Halloween Hospital Hijinks

Halloween Hospital Hijinks

When I was a very junior doctor, I worked a night shift on Halloween.

I was called to go and confirm a patient on one of our wards was dead by my senior colleague. Confirming death means checking there are no breath sounds, no heart sounds or pulse and generally is done some time after they’ve died (about half an hour or so) to make sure they are properly dead. The patient was in a side room. I went in to the room, lit only by the bedside light and saw the body was lying on the bed under a sheet. I had been a doctor for 3 months and had only done this a few times, I was still a bit apprehensive about it.

I approached the body, about to pull off the sheet and begin confirming no signs of life when the body sat bolt upright, both arms outstretched and moaned terribly, scaring the shit right out of me.

All the nurses were outside laughing their heads off, my senior colleague was now up from under the sheet in fits of giggles. I burst into a mixture of tears and laughter, unsure whether this was funny or horrible.

Things like this don’t happen anymore as we are too busy, don’t have any empty side rooms and don’t work in such tight little teams overnight that know each other well enough to do such a thing. Thank goodness.


Being happy

Being happy

Every week in the FT weekend magazine there is a feature (the inventory) where somebody famous, fabulous and financially secure is asked the same questions. A few weeks past it was Michael Palin who comes across much as he does on TV, funny, intelligent and quite level headed.

The questions are about your upbringing and views: what matters more luck or talent? Private school or state school? What would your twenty year old self think if they could see you now? And how satisfied are you, out of 10, with your life so far?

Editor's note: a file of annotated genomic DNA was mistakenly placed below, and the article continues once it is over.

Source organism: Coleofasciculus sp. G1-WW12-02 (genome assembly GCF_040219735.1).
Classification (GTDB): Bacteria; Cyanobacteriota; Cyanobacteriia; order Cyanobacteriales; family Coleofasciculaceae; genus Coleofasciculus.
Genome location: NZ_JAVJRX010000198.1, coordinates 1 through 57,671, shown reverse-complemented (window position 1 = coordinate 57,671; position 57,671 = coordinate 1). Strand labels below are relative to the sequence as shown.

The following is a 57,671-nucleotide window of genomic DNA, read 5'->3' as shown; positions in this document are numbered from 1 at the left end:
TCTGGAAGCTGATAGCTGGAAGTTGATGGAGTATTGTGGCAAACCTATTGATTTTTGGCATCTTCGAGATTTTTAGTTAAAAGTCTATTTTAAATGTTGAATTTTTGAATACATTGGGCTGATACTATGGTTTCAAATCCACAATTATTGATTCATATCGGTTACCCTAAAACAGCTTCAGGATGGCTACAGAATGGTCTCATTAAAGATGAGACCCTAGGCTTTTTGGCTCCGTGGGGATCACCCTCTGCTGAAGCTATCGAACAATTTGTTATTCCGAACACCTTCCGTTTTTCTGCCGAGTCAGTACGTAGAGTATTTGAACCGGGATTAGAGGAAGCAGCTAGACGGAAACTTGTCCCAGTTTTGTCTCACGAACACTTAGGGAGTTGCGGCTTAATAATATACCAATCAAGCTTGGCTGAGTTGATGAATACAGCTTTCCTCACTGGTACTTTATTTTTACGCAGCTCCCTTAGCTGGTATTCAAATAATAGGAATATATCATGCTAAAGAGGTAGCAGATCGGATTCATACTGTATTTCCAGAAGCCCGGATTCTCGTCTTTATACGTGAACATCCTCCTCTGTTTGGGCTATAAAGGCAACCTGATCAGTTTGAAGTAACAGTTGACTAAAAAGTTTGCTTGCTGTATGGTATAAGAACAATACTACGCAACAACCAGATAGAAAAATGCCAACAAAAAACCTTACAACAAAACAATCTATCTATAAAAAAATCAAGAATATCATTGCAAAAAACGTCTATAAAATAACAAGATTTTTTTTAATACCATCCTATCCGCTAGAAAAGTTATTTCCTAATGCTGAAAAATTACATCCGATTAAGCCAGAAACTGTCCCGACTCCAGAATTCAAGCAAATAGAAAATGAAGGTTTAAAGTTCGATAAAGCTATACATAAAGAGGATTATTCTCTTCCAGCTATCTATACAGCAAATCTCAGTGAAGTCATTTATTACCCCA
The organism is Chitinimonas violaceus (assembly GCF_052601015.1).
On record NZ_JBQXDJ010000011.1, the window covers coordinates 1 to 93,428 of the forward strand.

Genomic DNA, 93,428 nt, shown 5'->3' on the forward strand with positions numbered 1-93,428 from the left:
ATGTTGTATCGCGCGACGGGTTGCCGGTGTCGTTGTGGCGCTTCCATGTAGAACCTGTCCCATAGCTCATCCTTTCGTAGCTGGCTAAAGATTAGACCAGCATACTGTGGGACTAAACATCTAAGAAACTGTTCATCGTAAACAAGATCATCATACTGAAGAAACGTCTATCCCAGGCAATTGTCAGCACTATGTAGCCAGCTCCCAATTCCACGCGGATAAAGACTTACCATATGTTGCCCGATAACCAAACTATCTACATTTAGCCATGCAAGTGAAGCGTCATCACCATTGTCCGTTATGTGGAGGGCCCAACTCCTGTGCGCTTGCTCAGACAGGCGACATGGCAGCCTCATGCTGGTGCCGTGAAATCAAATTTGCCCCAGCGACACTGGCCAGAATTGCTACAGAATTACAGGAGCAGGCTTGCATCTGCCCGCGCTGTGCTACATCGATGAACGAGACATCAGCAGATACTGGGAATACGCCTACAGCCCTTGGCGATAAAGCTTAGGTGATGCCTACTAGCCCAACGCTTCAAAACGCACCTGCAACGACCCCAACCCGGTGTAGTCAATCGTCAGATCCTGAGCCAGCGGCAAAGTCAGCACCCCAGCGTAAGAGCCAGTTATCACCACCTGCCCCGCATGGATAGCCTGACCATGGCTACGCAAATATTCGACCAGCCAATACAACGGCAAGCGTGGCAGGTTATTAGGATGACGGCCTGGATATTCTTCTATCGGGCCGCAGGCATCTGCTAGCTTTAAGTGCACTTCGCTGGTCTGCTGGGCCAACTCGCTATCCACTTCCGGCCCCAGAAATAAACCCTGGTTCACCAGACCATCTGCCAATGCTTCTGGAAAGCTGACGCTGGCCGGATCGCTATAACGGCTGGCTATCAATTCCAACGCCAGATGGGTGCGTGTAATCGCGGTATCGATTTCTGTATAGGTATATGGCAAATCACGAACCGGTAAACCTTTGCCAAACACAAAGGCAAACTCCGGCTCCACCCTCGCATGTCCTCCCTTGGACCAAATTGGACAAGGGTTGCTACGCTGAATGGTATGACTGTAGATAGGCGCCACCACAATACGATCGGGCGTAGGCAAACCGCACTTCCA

This weekend it is jazz musician Gregory Porter who rates his life as an 8 and a half.

KBW was at a retiral dinner recently of a much admired and respected colleague, one of the greatest of my great leaders. The last speaker was the retiree himself and he spoke eloquently and from the heart about his surgical life and career. One of the things he said was that if he could go back to the start,he would do it all over again, he would want to be exactly where he was standing at that moment having lived the life he has lived.

How many people feel that about their job? Certainly most of these incredibly successful and wealthy people that feature in the FT magazine don’t seem as contented by their work as my colleague. Most of these famous people rate their life as an 8 out of 10.

Another great leader of mine likes to give me marks out of 10 for cakes I bake. Over the course of the last year I worked for him I made several different cake recipes with variations on icing and cake ingredients which I would bring in when we had a Whipples operation to do. The highest mark he gave any cake was an 8 out of 10. (This of course irritated me immensely as I felt my cake was more of a 9 out of 10)

The operation would progress with me being slightly huffy about the 7 or 8 out of 10 cake, after a few hours I would have forgotten about it as all the nurses and anaesthetists involved would eat some cake and then say it was very nice. Finally I asked him, after several attempts at improving and refining the carrot cake what cake had he ever eaten that was a 10 out of 10. He thought about this and then said “I’ve never rated anything 10 out of 10 in my life.”

I can list hundreds of 10 out of 10 experiences I have had in my life, from the simplest of things (a perfect peach purchased from a road side Greek granny selling sun warmed, juicy, amazing fruit) to the most elaborate (seeing La Traviata at Covent Garden Opera House with the man who I would marry). I take great joy and pleasure in the sunrise over Bighospitalburgh as I head to work, or in a funny joke, in the fact I’ve got on some lovely shoes, in seeing friends and looking at the pretty autumn leaves. My glass is almost always half full and even when I’m down I can find something to be pleased about and I can always find something to take pleasure in.